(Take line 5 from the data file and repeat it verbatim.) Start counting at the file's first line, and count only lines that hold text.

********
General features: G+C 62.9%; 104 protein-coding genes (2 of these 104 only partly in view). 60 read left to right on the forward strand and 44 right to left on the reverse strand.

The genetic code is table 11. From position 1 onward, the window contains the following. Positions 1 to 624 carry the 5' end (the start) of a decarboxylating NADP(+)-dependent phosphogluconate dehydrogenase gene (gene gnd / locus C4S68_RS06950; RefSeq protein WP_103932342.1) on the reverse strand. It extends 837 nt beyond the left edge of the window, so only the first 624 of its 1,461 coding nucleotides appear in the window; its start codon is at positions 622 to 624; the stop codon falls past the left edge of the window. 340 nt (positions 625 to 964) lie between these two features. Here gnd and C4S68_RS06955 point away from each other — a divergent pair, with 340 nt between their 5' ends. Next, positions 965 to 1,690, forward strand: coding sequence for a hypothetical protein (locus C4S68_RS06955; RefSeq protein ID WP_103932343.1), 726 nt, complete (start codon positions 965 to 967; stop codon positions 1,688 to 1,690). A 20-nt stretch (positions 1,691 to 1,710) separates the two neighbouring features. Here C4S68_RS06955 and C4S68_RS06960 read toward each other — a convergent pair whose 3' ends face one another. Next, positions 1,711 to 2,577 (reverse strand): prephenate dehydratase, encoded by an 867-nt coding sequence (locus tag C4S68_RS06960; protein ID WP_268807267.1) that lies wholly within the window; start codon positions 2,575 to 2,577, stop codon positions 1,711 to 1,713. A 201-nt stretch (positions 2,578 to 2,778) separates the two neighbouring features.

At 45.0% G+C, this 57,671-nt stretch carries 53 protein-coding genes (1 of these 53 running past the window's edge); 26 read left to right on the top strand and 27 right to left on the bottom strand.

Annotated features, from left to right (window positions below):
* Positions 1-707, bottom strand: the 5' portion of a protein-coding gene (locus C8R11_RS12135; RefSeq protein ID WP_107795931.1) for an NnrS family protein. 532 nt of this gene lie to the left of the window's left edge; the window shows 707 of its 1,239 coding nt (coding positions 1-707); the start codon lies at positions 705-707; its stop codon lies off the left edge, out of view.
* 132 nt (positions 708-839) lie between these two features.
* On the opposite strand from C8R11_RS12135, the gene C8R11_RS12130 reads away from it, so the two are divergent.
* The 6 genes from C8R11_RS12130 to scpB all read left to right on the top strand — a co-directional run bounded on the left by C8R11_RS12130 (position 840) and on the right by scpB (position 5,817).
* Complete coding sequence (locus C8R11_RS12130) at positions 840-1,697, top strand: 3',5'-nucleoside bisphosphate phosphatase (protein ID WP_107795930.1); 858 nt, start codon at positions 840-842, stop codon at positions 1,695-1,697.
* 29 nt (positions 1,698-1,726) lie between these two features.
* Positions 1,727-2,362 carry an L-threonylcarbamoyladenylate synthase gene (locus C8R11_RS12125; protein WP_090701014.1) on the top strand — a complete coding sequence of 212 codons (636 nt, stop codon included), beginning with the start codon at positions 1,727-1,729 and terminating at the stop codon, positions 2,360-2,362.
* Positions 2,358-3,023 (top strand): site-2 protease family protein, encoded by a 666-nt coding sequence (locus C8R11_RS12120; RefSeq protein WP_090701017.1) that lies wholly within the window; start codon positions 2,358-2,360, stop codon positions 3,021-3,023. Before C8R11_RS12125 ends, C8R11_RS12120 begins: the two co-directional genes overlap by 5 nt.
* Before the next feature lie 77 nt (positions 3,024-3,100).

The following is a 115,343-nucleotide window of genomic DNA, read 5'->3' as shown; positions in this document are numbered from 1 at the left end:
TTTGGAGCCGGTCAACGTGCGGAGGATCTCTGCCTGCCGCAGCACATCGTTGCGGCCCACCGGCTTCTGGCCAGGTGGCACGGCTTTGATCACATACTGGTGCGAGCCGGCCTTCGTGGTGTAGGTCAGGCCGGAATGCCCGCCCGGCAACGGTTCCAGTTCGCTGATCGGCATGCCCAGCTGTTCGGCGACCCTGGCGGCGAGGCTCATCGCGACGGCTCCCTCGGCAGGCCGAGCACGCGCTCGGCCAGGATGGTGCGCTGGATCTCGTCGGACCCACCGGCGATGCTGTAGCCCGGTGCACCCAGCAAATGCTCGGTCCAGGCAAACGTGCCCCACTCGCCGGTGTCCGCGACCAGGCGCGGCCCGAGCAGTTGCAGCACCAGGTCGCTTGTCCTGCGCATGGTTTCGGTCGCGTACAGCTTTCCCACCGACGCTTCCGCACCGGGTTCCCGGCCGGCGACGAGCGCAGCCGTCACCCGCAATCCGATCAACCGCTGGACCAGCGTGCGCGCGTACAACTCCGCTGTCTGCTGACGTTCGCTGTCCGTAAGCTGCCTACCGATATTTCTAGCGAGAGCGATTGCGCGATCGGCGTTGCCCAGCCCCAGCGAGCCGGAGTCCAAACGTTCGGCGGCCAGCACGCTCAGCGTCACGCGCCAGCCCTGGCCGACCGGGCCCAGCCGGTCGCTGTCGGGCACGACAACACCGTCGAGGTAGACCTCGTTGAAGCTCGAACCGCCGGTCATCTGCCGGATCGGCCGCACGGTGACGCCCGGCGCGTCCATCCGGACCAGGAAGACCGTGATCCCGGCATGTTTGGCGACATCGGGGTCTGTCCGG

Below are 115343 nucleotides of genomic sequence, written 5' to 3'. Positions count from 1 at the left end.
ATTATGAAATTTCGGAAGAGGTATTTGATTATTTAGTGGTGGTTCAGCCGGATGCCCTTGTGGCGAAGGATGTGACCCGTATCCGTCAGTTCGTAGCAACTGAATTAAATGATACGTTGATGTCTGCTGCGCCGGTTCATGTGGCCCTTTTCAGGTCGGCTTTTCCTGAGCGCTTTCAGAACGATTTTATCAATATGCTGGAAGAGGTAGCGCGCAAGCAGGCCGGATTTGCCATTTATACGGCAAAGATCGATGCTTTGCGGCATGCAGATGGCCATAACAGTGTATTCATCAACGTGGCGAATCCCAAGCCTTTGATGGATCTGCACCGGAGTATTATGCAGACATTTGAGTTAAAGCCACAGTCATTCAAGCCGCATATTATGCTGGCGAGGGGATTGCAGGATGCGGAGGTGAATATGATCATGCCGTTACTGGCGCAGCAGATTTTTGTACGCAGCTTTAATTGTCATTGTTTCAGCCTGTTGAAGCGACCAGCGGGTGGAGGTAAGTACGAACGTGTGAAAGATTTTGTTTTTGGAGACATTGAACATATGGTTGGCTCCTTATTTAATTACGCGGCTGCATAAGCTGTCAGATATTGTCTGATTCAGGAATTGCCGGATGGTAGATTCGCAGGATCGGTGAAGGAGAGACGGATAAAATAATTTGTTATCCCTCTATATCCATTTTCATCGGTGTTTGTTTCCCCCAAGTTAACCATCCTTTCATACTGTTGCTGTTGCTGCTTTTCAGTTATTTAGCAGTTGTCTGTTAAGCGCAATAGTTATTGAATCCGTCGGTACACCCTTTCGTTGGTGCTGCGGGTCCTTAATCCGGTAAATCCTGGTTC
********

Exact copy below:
* Positions 1-707, bottom strand: the 5' portion of a protein-coding gene (locus C8R11_RS12135; RefSeq protein ID WP_107795931.1) for an NnrS family protein. 532 nt of this gene lie to the left of the window's left edge; the window shows 707 of its 1,239 coding nt (coding positions 1-707); the start codon lies at positions 705-707; its stop codon lies off the left edge, out of view.